Detection of Human T-cell Lymphotropic Virus Type I proteins in exosomes from CSF by Nanotrap®

POSTER Neurology, 2015


Detection of Human T-cell Lymphotropic Virus Type I proteins in exosomes from HAM/TSP patient CSF by novel Nanotrap® technology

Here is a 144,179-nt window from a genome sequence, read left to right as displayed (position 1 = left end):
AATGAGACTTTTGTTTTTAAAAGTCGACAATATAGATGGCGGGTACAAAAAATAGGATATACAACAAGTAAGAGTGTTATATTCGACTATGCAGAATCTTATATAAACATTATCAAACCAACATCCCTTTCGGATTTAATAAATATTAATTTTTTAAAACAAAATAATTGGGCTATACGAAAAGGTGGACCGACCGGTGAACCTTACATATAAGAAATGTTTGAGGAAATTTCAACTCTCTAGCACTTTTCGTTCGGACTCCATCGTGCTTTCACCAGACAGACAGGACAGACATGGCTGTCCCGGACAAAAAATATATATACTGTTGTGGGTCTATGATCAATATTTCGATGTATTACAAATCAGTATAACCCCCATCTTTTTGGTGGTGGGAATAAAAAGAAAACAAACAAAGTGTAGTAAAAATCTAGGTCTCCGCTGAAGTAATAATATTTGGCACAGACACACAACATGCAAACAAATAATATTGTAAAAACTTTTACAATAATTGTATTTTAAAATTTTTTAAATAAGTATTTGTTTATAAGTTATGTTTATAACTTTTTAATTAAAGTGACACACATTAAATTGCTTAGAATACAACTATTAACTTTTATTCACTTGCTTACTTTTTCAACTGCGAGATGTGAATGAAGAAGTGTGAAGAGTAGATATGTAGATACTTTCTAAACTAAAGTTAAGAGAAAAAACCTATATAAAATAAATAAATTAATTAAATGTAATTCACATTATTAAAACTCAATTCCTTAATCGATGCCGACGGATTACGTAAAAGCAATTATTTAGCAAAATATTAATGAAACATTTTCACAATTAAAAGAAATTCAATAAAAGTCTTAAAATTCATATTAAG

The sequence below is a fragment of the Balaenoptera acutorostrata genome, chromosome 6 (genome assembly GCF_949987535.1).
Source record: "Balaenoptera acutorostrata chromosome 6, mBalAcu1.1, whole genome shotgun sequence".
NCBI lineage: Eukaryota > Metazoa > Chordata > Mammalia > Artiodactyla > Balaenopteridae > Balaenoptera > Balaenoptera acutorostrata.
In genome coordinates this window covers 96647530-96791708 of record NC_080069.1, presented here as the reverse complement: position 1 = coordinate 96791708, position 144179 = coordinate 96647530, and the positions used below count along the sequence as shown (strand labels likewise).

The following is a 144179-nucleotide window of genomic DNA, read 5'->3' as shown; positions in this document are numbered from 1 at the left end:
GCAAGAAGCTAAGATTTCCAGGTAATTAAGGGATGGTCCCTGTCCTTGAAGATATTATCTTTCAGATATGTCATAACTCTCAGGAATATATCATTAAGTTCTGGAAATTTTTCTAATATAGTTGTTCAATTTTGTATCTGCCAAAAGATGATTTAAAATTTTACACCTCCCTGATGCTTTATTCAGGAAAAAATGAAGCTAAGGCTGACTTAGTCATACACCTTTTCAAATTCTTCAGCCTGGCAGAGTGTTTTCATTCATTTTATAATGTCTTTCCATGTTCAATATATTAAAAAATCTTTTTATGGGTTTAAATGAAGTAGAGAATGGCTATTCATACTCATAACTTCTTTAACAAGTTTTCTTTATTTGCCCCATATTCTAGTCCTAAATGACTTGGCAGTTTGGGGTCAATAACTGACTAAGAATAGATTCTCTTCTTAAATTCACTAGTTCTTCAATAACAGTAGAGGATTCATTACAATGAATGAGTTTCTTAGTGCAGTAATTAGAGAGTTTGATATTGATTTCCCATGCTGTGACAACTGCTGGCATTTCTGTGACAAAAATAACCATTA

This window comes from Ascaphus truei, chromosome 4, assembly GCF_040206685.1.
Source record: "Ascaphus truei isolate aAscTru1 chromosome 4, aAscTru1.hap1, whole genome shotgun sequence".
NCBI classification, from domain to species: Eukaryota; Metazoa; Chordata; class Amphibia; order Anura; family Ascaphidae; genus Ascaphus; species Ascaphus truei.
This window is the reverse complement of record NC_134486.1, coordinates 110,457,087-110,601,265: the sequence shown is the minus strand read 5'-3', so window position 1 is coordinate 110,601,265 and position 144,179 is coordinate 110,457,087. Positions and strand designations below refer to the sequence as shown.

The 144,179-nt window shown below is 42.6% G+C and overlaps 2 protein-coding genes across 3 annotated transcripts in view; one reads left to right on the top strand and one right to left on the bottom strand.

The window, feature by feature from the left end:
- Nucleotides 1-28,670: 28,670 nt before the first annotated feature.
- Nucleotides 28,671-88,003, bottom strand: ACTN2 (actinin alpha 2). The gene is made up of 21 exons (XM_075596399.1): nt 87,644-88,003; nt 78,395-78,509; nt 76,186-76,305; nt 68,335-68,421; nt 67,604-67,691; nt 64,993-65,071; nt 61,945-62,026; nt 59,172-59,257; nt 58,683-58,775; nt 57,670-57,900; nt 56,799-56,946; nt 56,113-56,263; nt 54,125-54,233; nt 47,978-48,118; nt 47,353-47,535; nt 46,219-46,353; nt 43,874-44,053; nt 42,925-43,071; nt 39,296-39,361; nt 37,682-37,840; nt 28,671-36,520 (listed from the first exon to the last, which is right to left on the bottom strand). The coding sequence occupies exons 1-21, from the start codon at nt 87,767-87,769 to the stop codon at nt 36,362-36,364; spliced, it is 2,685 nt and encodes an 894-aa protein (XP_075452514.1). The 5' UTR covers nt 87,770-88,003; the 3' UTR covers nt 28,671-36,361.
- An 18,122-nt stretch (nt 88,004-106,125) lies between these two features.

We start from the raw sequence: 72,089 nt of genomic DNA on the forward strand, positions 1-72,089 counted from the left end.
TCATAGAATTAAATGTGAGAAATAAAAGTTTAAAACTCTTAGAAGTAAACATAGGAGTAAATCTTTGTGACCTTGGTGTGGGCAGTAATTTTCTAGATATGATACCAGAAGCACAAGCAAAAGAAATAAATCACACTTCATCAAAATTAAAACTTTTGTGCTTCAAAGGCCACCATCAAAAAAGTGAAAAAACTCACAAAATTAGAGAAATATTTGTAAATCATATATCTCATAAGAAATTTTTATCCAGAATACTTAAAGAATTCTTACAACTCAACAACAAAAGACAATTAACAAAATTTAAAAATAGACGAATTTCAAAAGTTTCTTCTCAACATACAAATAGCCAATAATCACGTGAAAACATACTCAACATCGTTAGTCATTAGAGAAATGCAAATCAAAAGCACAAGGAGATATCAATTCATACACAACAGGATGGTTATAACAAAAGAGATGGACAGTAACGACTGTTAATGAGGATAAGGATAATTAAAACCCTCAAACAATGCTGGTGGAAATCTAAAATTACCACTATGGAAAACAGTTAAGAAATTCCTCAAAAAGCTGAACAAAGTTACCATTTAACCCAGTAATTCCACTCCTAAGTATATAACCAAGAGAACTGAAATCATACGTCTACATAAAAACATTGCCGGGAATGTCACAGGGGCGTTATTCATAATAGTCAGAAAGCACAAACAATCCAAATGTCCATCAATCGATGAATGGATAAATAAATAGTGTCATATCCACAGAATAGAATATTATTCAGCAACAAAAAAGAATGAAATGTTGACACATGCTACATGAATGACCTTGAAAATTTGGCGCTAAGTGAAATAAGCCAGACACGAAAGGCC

OBJECTIVE: To assess the presence of viral proteins in the CSF of patients with HTLV-1 associated myelopathy/ tropical spastic paraparesis (HAM/TSP) BACKGROUND: There has been increasing evidence for the role of microvesicles (MV) in CNS inflammation and viral disease. HTLV-1 associated myelopathy/tropical spastic paraparesis (HAM/TSP) is a neuroinflammatory disease that affects a subset of virus-infected infected individuals. This disorder is immunopathologically mediated since virus -specific immune cells can be found in both the CSF and in the CNS of patients although HTLV-I virus has been difficult to isolate in CNS resident cells. The possibility of transfer of viral proteins via MV from viral reservoirs to uninfected cells in the absence of virus is an intriguing mechanism by which this can occur. Recently, HTLV-1 tax proteins have been shown in exosomes (EX) from HTLV-1 infected cell lines (Jaworksi et al 2014). Therefore, we examined if similar MV were present in the CNS of HAM/TSP patients. DESIGN/METHODS: HTLV-1 infected and uninfected cell line supernatants were used for isolation of EX and MV by a novel Nanotrap® (NT) technology. These NTs are hydrogel particles consisting of high affinity aromatic baits surrounded by a sieving shell. HTLV-I viral proteins were assessed by Western blot analysis. HTLV-I virions were detected by RT-qPCR. In addition, EXs were isolated using this EX-NT from CSF of HAM/TSP patients and MS patients as controls. RESULTS: Exosomes were successfully isolated specifically from HTLV-1 infected cell lines that contained HTLV-I tax protein but lacked HTLV-I virions. Moreover, CSF from HAM/TSP patients and not from MS, also demonstrated exosomes that were HTLV-I tax Western blot positive. CONCLUSIONS: These results suggest the possibility that HTLV-I protein present in virus-free CSF can be a potential source of antigen in an inflammatory neuropathological disease.



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